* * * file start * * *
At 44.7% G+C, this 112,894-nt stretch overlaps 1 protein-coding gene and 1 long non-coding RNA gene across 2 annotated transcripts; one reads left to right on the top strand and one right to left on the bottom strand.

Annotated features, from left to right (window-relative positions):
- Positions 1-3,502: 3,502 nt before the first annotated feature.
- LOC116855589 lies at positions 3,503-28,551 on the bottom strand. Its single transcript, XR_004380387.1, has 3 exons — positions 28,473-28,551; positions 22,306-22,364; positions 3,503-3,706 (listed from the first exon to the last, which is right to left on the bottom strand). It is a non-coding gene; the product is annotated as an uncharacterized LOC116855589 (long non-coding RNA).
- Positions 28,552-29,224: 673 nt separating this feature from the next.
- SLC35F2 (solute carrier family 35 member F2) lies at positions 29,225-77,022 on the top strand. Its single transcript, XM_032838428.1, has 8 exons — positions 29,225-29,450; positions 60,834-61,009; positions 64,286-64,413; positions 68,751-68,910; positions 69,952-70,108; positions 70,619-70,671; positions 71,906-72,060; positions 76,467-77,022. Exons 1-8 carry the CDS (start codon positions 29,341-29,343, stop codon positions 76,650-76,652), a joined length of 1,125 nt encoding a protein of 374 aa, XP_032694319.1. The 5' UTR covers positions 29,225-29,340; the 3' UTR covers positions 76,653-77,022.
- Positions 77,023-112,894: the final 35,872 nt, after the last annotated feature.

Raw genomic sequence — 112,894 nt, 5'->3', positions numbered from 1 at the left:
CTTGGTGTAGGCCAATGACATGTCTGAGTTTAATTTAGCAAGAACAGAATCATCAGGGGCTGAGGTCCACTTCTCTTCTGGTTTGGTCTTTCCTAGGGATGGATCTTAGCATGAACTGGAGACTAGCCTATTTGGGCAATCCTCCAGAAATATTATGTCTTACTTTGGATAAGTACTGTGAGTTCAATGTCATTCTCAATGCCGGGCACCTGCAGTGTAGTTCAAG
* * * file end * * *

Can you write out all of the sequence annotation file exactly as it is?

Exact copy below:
At 44.7% G+C, this 112,894-nt stretch overlaps 1 protein-coding gene and 1 long non-coding RNA gene across 2 annotated transcripts; one reads left to right on the top strand and one right to left on the bottom strand.

Annotated features, from left to right (window-relative positions):
- Positions 1-3,502: 3,502 nt before the first annotated feature.
- LOC116855589 lies at positions 3,503-28,551 on the bottom strand. Its single transcript, XR_004380387.1, has 3 exons — positions 28,473-28,551; positions 22,306-22,364; positions 3,503-3,706 (listed from the first exon to the last, which is right to left on the bottom strand). It is a non-coding gene; the product is annotated as an uncharacterized LOC116855589 (long non-coding RNA).
- Positions 28,552-29,224: 673 nt separating this feature from the next.
- SLC35F2 (solute carrier family 35 member F2) lies at positions 29,225-77,022 on the top strand. Its single transcript, XM_032838428.1, has 8 exons — positions 29,225-29,450; positions 60,834-61,009; positions 64,286-64,413; positions 68,751-68,910; positions 69,952-70,108; positions 70,619-70,671; positions 71,906-72,060; positions 76,467-77,022. Exons 1-8 carry the CDS (start codon positions 29,341-29,343, stop codon positions 76,650-76,652), a joined length of 1,125 nt encoding a protein of 374 aa, XP_032694319.1. The 5' UTR covers positions 29,225-29,340; the 3' UTR covers positions 76,653-77,022.
- Positions 77,023-112,894: the final 35,872 nt, after the last annotated feature.

Raw genomic sequence — 112,894 nt, 5'->3', positions numbered from 1 at the left:
CTTGGTGTAGGCCAATGACATGTCTGAGTTTAATTTAGCAAGAACAGAATCATCAGGGGCTGAGGTCCACTTCTCTTCTGGTTTGGTCTTTCCTAGGGATGGATCTTAGCATGAACTGGAGACTAGCCTATTTGGGCAATCCTCCAGAAATATTATGTCTTACTTTGGATAAGTACTGTGAGTTCAATGTCATTCTCAATGCCGGGCACCTGCAGTGTAGTTCAAG